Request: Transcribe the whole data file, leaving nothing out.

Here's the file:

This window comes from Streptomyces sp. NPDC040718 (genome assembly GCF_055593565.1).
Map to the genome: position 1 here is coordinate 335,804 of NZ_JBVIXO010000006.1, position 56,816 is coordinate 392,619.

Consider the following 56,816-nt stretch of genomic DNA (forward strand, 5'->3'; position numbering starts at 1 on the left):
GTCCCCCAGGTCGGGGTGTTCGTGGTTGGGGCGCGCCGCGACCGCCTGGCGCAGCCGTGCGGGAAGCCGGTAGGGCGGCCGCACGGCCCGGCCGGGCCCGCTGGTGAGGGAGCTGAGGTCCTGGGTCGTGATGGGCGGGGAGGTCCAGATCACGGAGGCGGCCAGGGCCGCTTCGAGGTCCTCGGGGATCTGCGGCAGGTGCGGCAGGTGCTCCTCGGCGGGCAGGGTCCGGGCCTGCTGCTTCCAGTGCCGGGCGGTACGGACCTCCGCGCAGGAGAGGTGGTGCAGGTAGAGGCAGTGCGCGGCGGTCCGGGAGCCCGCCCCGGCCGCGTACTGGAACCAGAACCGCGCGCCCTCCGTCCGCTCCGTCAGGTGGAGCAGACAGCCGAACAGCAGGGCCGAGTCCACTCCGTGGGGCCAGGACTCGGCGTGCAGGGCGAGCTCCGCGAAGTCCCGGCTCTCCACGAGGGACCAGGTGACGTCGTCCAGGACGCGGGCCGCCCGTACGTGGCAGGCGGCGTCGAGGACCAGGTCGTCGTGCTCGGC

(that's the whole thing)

This window comes from Streptomyces sp. NPDC040718 (genome assembly GCF_055593565.1).
Map to the genome: position 1 here is coordinate 335,804 of NZ_JBVIXO010000006.1, position 56,816 is coordinate 392,619.

Consider the following 56,816-nt stretch of genomic DNA (forward strand, 5'->3'; position numbering starts at 1 on the left):
GTCCCCCAGGTCGGGGTGTTCGTGGTTGGGGCGCGCCGCGACCGCCTGGCGCAGCCGTGCGGGAAGCCGGTAGGGCGGCCGCACGGCCCGGCCGGGCCCGCTGGTGAGGGAGCTGAGGTCCTGGGTCGTGATGGGCGGGGAGGTCCAGATCACGGAGGCGGCCAGGGCCGCTTCGAGGTCCTCGGGGATCTGCGGCAGGTGCGGCAGGTGCTCCTCGGCGGGCAGGGTCCGGGCCTGCTGCTTCCAGTGCCGGGCGGTACGGACCTCCGCGCAGGAGAGGTGGTGCAGGTAGAGGCAGTGCGCGGCGGTCCGGGAGCCCGCCCCGGCCGCGTACTGGAACCAGAACCGCGCGCCCTCCGTCCGCTCCGTCAGGTGGAGCAGACAGCCGAACAGCAGGGCCGAGTCCACTCCGTGGGGCCAGGACTCGGCGTGCAGGGCGAGCTCCGCGAAGTCCCGGCTCTCCACGAGGGACCAGGTGACGTCGTCCAGGACGCGGGCCGCCCGTACGTGGCAGGCGGCGTCGAGGACCAGGTCGTCGTGCTCGGC